Each and every kid in my house is held to the same standard—a very tough one I might add. You see, I recognize they are different ages, difference sexes, and have different strengths and weaknesses, but that does not change how I choose to parent as a single dad. In the same way, a court recently held that the type of contract delivery method did not change the applicability of the differing site conditions clause.
Appeal of John C. Grimberg Co., Inc., ASBCA No. 58791 (Oct. 25, 2018) involved the construction of a biolab facility at Fort Detrick, Maryland. The contract was a design-build contract. As is typical of a design-build contract, no unit prices for rock excavation were set for because the contractor’s foundation solution is not established at the time of award. Interestingly, this contractor had performed other contracts at Fort Detrick involving deep foundations that happened to be design-bid-build contracts containing unit prices for excavation.
During construction, the presence of incompetent rock forced the contractor to use more drilling rigs than anticipated. This crowded the site and prevented scheduled commencement of grade beams and rough-in of underslab MEP work. By the time the contractor completed drilling piers, it had excavated nearly four times the amount it had anticipated in its proposal. The contractor submitted a Request for Equitable Adjustment, alleging that it had encountered a Type I differing site condition—i.e, where the site differed materially from those represented by the government. The contracting officer denied the claim, and the contractor appealed.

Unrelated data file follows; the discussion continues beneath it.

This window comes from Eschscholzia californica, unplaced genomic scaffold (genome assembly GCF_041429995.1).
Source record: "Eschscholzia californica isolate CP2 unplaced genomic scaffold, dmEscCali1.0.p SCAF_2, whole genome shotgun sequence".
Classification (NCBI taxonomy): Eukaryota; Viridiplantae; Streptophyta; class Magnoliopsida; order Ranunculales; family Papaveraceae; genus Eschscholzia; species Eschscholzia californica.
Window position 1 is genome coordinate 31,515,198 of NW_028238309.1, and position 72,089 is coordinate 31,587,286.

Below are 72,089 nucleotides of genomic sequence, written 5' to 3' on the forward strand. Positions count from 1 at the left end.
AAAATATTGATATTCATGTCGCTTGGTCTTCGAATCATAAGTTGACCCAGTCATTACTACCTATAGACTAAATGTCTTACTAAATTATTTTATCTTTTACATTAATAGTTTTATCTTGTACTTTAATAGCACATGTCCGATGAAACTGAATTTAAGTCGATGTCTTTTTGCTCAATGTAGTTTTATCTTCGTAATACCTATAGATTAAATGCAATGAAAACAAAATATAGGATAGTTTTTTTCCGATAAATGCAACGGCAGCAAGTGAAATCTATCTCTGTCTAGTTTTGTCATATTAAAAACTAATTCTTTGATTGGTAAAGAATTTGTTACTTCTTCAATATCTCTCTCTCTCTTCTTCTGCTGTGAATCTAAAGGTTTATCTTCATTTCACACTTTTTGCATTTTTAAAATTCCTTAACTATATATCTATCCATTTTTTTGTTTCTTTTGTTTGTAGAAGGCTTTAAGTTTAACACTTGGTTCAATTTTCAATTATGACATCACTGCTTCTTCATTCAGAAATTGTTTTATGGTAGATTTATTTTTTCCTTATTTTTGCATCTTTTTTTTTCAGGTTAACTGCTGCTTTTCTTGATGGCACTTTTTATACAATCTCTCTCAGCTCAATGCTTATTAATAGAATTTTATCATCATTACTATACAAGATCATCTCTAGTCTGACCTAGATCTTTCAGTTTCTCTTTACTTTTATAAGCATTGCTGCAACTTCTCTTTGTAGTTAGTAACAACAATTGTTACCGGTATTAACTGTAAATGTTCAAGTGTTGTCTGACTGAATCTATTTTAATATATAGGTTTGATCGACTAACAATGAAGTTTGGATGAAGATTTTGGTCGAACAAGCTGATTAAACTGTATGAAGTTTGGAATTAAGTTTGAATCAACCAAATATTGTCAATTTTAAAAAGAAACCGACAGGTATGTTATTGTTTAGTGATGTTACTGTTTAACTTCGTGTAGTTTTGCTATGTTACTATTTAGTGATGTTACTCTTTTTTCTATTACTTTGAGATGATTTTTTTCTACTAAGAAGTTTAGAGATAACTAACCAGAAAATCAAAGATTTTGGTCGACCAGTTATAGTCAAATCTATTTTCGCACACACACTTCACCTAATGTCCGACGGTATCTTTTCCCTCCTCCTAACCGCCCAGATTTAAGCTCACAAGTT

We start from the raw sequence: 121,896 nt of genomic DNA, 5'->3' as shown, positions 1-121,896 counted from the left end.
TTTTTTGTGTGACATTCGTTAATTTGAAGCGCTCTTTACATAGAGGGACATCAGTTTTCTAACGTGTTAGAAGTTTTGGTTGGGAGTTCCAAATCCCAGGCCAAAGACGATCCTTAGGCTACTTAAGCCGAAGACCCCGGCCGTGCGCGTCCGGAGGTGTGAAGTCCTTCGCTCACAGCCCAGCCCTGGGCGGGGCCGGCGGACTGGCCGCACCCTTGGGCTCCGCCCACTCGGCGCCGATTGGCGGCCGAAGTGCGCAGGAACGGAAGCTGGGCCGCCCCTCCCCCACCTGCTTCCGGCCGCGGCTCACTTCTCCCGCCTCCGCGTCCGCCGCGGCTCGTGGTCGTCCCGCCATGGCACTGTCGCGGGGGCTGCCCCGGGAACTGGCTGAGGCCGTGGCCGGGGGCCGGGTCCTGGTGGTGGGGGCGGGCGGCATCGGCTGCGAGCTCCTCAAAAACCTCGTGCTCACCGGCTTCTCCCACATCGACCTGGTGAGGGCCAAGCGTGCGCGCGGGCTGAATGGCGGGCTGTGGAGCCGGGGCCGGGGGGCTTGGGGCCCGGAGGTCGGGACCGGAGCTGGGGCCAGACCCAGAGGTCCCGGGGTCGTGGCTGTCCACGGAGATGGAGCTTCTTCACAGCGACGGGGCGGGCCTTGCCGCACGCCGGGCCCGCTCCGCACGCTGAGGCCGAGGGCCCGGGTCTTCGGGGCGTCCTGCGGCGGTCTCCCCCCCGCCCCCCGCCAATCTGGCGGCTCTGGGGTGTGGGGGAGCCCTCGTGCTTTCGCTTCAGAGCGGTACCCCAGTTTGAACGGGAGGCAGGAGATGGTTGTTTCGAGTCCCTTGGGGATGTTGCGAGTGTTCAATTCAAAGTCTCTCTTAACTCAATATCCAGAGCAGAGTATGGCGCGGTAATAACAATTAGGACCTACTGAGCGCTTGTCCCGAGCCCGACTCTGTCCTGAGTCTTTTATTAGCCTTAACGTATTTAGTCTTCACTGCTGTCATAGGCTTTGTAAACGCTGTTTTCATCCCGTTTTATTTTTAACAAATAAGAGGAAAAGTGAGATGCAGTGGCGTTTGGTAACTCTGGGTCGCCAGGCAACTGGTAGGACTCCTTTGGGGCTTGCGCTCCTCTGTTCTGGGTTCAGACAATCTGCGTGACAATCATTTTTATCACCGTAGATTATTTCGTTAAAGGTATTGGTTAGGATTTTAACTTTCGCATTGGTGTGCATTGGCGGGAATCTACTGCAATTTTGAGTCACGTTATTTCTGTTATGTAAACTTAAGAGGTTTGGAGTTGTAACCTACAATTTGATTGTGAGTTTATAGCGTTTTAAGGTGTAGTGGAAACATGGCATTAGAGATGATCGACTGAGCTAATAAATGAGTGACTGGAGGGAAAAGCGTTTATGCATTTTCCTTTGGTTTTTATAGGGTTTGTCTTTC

To establish such a claim, a contractor must prove: (1) the conditions indicated in the contract differed materially from those actually encountered during performance; (2) the actual conditions were reasonably unforeseeable to the contractor at the time of bidding; (3) contractor reliance; and (4) damages. In this case, the board rejected the government’s argument that the differing site conditions clause is applied more restrictively to a design-build contractor than in the design-bid-build context. The board reasoned:
The identical DSC clause is required to be included in fixed-price construction projects, whether the design-bid-build or design-build method of contracting is utilized. There is no justification for interpreting the clause differently in the design-build context. As appellant concedes, design risk is transferred to contractors in the design-bid context, but not the risk of DSCs. A design-builder does not forfeit its rights under the DSC clause to rely on solicitation representations of subsurface site conditions.
The board concluded the contractor had established Type I differing site conditions claim that the “quantities of rock encountered greatly exceeded the quantity reasonably foreseeable based on a fair reading of contractual indications, albeit the Project was constructed in highly-variable karst topography at the site.”
Ultimately the decision is a good lesson for contractors to document “all of the facts, circumstances and contractual indications of subsurface conditions,” which is what the board relied upon in making its decision. Another lesson learned is the importance of “reasonableness” when drafting or submitting claims. Although the board found that two of the borings used by the contractor were unreasonable, it was “more reasonable” than the government’s analysis. In the end, reasonableness matters.